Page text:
- Are PFAS regulated in drinking water?
- What is a health advisory?
- What are the health effects related to PFAS?
- Does CLCJAWA water meet all state and federal regulations.
- Are there PFAS in my drinking water?
- What has CLCJAWA done about PFAS in Lake Michigan water?
- Began annual testing for PFOS and PFOA in 2006 when test methods became available
- Moved to more frequent testing for 14 compounds of PFAS in 2018
- Remained current on all literature and scientific studies regarding PFAS in drinking water
- Published all results since 2006 in detailed water quality reports on its website
- Continuing to evaluate all options to reduce PFAS in our drinking water
- Continuing to meet all current US/IL EPA drinking water regulations and will meet all future regulations
- Should I drink bottled water?
- Can PFAS be boiled out of my water?
- Are there home treatment options?
- Is my water safe for bathing/showering?
- Are PFAS still being used?
- What we don’t fully understand?
- How to better and more efficiently detect and measure PFAS in our air, water, soil and fish and wildlife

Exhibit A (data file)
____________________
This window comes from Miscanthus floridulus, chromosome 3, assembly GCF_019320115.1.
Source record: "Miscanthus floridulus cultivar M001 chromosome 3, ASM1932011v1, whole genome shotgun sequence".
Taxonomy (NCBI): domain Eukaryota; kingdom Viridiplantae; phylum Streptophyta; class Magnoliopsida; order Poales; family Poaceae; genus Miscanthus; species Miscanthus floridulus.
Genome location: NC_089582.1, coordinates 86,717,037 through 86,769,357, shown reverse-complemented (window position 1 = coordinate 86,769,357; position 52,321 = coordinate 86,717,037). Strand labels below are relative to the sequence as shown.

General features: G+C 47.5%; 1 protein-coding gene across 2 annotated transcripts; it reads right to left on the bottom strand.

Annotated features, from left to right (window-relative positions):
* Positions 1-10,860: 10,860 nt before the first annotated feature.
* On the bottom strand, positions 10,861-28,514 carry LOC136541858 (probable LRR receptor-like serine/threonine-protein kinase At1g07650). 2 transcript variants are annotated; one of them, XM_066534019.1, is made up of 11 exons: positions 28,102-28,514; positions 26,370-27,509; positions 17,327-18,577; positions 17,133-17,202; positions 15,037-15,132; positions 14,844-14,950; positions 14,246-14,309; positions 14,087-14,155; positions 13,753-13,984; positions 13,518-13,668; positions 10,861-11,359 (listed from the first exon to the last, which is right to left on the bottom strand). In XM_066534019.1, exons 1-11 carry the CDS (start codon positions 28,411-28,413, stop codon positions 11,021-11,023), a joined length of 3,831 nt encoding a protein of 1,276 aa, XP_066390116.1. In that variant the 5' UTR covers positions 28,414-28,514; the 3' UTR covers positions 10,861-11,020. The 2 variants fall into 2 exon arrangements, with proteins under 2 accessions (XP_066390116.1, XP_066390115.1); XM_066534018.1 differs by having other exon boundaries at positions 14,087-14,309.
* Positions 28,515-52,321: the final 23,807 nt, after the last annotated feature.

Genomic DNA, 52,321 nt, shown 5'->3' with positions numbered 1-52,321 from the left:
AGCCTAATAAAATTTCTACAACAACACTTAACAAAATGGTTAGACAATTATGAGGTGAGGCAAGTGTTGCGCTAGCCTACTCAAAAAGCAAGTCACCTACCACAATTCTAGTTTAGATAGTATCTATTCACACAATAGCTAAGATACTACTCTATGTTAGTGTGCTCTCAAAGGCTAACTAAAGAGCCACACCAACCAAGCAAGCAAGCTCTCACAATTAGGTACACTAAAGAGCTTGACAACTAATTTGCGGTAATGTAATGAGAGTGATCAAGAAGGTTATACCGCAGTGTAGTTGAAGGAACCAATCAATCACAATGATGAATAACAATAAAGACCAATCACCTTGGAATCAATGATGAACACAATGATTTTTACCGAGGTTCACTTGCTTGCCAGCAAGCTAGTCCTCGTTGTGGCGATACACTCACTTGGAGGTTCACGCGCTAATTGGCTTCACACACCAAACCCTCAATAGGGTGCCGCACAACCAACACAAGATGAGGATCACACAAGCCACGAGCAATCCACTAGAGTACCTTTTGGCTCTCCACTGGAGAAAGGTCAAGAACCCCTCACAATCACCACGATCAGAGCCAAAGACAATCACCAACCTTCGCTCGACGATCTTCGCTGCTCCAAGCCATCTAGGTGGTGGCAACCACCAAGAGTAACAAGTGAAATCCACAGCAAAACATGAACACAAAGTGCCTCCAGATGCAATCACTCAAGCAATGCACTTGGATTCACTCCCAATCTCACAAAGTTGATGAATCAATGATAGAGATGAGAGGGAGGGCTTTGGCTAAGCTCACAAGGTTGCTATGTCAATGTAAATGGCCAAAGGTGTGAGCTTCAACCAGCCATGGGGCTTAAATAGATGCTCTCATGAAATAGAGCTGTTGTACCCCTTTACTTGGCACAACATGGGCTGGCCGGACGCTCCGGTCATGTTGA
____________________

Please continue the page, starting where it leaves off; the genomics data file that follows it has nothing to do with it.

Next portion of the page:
- How much people are exposed to PFAS
- How harmful PFAS are to people and the environment
- How to remove PFAS from drinking water
- How to manage and dispose of PFAS
- What can I do to limit my environmental exposure to PFAS?
- Avoid consumer products that contain PFAS such as non-stick cookware that has PFAS and stain-resistant furniture and carpeting. Look for “fluoro” or “perfluoro” in an ingredients list or ask the manufacturer.
- Limit eating foods packed in materials that use PFAS. Common food packaging that may have PFAS includes microwave popcorn bags, fast food boxes (like french fry containers and pizza boxes) and bakery bags.
- Limit consumption of contaminated foods such as certain fish
- Minimize the dust in your home to limit PFAS particles in the air. Change your home’s air filter on a regular basis and leave your shoes at the door to avoid tracking in dirt and pollutants.
- Avoid personal care products that have PFAS. These include certain types of dental floss, nail polish, facial moisturizers and cosmetics.
- Bottled water may also contain PFAS so ensure the manufacturer is removing harmful PFAS if using bottle water.
- Learn about the PFAS levels in your local drinking water. If you want an at-home treatment option, look at the NSF (National Science Foundation).
- International list of products certified to remove PFAS from drinking water in the home.
- How can I find out more information?